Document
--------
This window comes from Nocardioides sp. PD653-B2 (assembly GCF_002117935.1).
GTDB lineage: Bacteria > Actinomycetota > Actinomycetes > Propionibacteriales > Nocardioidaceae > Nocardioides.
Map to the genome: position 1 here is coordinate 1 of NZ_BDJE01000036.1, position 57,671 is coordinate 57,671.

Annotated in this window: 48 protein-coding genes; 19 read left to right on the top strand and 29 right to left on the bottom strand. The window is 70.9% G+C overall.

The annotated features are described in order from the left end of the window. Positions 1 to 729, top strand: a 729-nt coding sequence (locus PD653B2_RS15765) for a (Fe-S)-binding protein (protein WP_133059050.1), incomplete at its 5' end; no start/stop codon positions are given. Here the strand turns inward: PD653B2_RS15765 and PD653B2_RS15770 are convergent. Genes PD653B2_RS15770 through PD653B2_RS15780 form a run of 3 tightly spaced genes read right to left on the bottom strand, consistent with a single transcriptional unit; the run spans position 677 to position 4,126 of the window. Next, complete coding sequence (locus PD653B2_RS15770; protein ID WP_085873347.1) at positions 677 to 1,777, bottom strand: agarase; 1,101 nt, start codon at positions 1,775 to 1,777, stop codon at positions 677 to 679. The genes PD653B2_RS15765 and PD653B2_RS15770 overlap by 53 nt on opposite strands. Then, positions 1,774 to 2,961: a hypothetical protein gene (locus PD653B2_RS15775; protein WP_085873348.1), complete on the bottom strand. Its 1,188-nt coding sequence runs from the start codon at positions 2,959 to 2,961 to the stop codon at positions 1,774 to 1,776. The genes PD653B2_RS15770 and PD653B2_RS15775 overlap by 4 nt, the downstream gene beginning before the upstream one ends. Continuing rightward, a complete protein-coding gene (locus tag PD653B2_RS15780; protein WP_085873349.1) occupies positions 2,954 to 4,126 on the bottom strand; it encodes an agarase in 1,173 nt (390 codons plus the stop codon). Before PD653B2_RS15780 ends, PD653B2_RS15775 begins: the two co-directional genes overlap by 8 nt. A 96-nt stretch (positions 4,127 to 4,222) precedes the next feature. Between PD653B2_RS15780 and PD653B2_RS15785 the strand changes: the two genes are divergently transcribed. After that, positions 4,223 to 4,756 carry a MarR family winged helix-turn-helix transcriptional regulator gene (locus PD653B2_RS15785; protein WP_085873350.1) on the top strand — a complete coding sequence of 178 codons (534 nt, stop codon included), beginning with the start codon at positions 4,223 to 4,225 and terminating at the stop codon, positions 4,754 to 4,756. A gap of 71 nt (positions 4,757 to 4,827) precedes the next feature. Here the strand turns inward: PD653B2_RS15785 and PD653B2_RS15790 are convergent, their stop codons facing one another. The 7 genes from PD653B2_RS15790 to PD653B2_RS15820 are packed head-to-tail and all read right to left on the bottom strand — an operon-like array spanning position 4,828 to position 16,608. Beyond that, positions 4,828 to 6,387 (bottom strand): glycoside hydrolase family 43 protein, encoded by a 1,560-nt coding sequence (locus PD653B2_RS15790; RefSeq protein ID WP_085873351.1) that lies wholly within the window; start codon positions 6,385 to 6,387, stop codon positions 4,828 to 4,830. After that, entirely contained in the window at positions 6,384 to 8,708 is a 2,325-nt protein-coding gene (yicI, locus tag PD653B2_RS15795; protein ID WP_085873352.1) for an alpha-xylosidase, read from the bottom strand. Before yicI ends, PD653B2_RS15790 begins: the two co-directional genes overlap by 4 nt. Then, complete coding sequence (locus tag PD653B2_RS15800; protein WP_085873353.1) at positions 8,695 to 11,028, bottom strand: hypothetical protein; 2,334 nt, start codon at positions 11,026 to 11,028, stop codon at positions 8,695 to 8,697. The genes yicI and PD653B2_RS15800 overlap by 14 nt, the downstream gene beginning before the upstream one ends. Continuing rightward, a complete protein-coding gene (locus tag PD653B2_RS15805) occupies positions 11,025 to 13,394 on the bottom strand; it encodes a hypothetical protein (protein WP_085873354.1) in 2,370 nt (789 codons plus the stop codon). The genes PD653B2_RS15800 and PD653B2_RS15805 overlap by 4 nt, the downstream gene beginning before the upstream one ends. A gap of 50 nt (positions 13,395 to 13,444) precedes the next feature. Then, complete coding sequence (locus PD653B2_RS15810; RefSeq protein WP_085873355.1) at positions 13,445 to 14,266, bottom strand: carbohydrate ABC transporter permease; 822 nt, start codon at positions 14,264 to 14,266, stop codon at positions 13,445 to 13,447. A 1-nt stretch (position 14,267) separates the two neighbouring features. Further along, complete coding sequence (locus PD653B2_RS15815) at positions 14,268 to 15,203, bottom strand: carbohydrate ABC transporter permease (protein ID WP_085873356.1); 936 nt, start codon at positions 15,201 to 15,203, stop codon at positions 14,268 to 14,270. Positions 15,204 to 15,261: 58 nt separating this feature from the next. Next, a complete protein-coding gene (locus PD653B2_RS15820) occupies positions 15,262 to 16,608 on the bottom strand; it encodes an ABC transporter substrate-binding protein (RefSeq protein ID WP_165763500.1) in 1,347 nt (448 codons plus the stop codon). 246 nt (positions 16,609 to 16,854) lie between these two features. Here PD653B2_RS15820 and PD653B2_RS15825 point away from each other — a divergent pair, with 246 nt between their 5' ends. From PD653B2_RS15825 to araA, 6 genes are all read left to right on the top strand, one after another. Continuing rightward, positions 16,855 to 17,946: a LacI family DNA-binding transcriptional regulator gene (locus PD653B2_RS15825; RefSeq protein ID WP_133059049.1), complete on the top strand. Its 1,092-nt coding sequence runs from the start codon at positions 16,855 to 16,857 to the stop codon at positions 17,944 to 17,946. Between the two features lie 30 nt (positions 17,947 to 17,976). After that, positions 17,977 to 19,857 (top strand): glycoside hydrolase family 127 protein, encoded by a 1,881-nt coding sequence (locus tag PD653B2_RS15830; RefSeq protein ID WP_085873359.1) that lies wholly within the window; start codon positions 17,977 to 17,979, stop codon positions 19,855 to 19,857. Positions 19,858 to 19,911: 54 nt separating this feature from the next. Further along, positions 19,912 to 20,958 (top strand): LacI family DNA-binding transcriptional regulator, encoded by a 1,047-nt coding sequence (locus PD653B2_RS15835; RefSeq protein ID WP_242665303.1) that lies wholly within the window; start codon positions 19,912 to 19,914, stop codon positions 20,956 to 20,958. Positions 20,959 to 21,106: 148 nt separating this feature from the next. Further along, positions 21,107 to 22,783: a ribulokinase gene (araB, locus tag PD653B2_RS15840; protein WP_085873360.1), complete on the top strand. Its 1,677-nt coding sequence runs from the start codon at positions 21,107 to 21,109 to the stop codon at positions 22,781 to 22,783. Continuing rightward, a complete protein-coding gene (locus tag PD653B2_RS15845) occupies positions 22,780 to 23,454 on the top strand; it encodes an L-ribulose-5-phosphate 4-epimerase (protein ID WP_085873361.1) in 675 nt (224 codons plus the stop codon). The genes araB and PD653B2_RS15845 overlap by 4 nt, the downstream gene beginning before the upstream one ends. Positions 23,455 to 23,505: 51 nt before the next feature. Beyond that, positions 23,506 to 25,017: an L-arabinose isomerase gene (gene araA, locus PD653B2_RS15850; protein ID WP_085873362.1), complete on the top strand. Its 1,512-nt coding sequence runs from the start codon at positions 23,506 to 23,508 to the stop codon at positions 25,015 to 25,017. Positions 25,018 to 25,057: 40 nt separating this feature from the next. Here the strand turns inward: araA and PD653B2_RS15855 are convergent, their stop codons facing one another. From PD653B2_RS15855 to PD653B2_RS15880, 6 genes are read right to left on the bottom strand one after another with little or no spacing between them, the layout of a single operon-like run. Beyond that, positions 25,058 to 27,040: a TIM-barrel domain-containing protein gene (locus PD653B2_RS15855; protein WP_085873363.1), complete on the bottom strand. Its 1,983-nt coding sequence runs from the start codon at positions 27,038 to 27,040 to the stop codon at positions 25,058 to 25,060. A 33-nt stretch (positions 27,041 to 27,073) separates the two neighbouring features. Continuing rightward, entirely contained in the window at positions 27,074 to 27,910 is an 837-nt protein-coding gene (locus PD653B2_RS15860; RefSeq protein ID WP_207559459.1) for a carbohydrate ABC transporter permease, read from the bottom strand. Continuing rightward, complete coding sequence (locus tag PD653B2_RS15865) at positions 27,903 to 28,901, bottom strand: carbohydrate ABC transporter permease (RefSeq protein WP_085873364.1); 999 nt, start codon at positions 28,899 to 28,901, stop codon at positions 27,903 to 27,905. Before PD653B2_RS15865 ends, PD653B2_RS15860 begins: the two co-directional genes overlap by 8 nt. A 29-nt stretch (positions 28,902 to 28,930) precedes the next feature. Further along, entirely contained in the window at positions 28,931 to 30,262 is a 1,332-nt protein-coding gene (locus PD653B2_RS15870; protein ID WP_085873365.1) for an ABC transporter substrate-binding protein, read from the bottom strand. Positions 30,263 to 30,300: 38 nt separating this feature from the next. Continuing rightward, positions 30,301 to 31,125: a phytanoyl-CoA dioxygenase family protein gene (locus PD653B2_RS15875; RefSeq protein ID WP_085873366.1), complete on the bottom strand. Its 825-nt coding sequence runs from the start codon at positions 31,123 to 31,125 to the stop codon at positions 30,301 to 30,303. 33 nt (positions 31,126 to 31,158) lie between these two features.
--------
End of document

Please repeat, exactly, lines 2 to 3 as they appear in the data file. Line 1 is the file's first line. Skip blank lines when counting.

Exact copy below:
GTDB lineage: Bacteria > Actinomycetota > Actinomycetes > Propionibacteriales > Nocardioidaceae > Nocardioides.
Map to the genome: position 1 here is coordinate 1 of NZ_BDJE01000036.1, position 57,671 is coordinate 57,671.